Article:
Checking if your kit is complete...
Looks good
Generating a GNU-style Makefile
Writing Makefile for local::lib
Writing MYMETA.yml and MYMETA.json

Then test and install local::lib:

$ make test
t/subroutine-in-inc.t .. ok
All tests successful.
Files=8, Tests=35,  0 wallclock secs ( 0.04 usr  0.03 sys +  0.23 cusr  0.07 csys =  0.37 CPU)
Result: PASS

$ make install
Installing /home/username/perl5-gordon/lib/perl5/POD2/PT_BR/local/lib.pod
Appending installation info to /home/username/perl5-gordon/lib/perl5/x86_64-linux-thread-multi/perllocal.pod

Now we need to put a few new lines in our ~/.bashrc to effectively do what that activate script does for Python’s virtualenv. Issue the following command, then append its output into your ~/.bashrc:

$ perl -I$HOME/perl5-gordon/lib/perl5 -Mlocal::lib=$HOME/perl5-gordon | tee -a ~/.bashrc
export PERL_LOCAL_LIB_ROOT="$PERL_LOCAL_LIB_ROOT:/home/username/perl5-gordon";
export PERL_MB_OPT="--install_base /home/username/perl5-gordon";
export PERL_MM_OPT="INSTALL_BASE=/home/username/perl5-gordon";
export PERL5LIB="/home/username/perl5-gordon/lib/perl5:$PERL5LIB";
export PATH="/home/username/perl5-gordon/bin:$PATH";

You should then either log out and log back in, or paste those export lines into your current terminal session to put them into effect. Following that, you should be able to install Perl libraries into your home directory:

$ perl -MCPAN -e 'install(Time::Piece)'
Reading '/home/username/.cpan/Metadata'
  Database was generated on Mon, 16 Sep 2013 19:53:02 GMT
Running install for module 'Time::Piece'
  /usr/bin/make install  -- OK

4. R Libraries

Users cannot install R libraries globally on our machines, but R makes it very easy for users to install libraries in their home directories. To do this, fire up R and when presented with the > prompt, use the install.packages() method to install things:

> install.packages('doSNOW')
Installing package(s) into '/opt/R/local/lib'
(as 'lib' is unspecified)
Warning in install.packages("doSNOW") :
  'lib = "/opt/R/local/lib"' is not writable
Would you like to use a personal library instead?  (y/n)

This error comes up because you can’t install libraries system-wide as a non-root user. Say y and accept the default which should be something similar to ~/R/x86_64-unknown-linux-gnu-library/3.0. Pick a mirror and let her rip. If you want to install multiple packages at once, you can just do something like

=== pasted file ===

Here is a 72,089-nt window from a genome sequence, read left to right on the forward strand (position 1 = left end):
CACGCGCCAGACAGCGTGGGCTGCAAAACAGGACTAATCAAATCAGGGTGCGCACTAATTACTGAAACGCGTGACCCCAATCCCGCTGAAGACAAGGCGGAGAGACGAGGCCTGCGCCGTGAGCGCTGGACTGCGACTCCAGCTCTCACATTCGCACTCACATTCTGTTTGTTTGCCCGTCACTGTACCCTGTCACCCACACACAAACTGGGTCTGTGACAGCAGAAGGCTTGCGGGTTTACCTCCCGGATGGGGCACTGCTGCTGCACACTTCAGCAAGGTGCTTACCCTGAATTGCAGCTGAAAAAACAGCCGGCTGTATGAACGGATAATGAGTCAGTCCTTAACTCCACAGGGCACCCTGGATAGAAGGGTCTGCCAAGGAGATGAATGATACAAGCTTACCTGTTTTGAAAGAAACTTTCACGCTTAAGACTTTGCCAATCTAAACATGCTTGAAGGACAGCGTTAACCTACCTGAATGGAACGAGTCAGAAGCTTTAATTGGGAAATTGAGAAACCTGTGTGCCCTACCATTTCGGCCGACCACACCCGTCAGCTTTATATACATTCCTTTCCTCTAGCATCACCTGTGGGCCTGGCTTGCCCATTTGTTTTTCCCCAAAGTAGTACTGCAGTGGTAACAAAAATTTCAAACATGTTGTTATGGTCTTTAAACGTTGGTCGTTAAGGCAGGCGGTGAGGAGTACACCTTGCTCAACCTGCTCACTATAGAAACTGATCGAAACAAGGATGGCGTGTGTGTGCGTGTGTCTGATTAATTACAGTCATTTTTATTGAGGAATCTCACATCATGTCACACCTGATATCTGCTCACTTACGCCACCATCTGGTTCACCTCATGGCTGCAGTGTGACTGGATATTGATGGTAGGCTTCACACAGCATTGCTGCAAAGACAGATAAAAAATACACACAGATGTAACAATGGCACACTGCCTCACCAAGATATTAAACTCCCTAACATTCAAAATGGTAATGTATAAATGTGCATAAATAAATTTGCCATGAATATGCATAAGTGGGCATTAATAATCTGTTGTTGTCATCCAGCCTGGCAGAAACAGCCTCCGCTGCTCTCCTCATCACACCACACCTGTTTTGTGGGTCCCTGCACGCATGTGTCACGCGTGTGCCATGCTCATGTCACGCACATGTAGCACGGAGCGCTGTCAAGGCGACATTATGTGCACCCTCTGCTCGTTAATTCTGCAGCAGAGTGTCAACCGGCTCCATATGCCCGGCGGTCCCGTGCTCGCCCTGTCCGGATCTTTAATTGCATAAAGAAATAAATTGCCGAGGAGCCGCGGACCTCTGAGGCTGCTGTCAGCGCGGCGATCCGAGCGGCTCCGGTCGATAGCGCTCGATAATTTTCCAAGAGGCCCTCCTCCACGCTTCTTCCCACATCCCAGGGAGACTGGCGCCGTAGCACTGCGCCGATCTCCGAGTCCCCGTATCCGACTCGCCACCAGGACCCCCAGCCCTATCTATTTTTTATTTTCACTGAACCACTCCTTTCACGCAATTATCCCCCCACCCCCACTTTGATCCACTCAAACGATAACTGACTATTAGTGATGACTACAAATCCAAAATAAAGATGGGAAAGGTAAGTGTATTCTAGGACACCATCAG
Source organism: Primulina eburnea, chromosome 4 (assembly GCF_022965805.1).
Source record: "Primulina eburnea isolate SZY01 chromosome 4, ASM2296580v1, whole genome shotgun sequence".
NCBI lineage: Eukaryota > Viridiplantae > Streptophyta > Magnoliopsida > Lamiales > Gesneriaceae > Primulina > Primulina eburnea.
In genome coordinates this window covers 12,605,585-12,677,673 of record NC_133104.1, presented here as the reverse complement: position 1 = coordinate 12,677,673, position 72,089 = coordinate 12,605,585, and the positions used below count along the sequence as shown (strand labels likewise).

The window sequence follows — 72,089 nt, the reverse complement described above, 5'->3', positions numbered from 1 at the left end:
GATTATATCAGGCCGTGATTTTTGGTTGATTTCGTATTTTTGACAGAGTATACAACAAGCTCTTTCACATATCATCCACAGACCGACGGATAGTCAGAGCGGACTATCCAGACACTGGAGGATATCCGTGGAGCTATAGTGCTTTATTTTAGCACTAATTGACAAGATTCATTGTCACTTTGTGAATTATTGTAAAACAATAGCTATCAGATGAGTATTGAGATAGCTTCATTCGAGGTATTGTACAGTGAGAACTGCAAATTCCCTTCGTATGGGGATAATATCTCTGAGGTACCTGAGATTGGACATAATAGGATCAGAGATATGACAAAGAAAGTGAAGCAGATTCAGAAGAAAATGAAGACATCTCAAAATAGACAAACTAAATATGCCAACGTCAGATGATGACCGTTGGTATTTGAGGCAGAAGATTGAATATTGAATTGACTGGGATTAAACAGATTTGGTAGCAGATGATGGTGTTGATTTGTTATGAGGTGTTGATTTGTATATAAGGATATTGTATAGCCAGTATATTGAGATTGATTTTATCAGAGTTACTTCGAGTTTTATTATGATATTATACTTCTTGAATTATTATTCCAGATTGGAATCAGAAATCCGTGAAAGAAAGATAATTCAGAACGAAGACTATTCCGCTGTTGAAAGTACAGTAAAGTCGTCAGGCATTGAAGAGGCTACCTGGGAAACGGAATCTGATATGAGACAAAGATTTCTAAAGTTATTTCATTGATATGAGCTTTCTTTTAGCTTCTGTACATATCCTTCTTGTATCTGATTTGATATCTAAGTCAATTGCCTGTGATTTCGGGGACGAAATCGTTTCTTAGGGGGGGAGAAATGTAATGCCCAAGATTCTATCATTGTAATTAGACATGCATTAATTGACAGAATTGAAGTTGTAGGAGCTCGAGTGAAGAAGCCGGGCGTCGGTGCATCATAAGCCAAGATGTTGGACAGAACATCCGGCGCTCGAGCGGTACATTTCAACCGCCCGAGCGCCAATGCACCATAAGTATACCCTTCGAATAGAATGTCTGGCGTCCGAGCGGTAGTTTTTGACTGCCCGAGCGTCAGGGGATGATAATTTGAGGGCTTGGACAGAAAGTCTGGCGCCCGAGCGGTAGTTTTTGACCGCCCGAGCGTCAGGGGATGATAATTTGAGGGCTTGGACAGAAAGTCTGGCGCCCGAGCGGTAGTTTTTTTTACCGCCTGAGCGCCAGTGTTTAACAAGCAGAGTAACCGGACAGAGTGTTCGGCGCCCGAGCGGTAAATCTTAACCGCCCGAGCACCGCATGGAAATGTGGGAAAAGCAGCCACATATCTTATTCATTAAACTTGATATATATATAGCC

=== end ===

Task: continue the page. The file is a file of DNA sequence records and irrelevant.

> install.packages(c('foreach','doMC'))

For most packages, this is all you will have to do. However, sometimes R packages depend on other system libraries, and those system libraries might not be in the default search path for the R package installer. When that happens, you might get an error that looks something like this:

>  install.packages('rjags');
* installing *source* package 'rjags' ...
** package 'rjags' successfully unpacked and MD5 sums checked
checking for prefix by checking for jags... no
configure: error: "Location of JAGS headers not defined. Use configure arg '--with-jags-include' or environment variable 'JAGS_INCLUDE'"
ERROR: configuration failed for package 'rjags'
* removing '/home/glock/R/x86_64-unknown-linux-gnu-library/3.0/rjags'

The downloaded source packages are in
Warning message:
In install.packages("rjags") :
  installation of package ‘rjags’ had non-zero exit status

The relevant part of the error log is highlighted in red; the library could not install because it depends on a system library (as opposed to an R library) that the install.packages() command could not find.

While fixing this error can be tricky since each R library can have a different installation procedure, you can pass extra hints to the install.packages() command to suggest where it can find some of these system libraries. For example, the jags library is already installed on Gordon and Trestles, and it can be loaded using module load jags. After doing this, you can do something like

> install.packages('rjags',
* installing *source* package 'rjags' ...
** package 'rjags' successfully unpacked and MD5 sums checked
checking for prefix by checking for jags... /opt/jags/bin/jags
checking whether the C++ compiler works... yes
** testing if installed package can be loaded
* DONE (rjags)

The green text highlights something that looks gnarly, but actually tells R that

  • the contents of configure.args should be passed to the underlying library’s installer. configure.args is a named list containing special configuration parameters, where the name of each value corresponds to the package to which the special parameters apply.
  • the –with-jags-include and –with-jags-lib signal the rjags installer where your JAGS library’s include and lib directories are located
  • $JAGSHOME is a variable that gets defined when you load the jags module on Gordon and Trestles. On other systems, you would specify the full path to your jags installation directory instead.

Actually knowing what configure.args to use when generic package installations fail requires some amount of intuition. If all else fails, contact your help desk!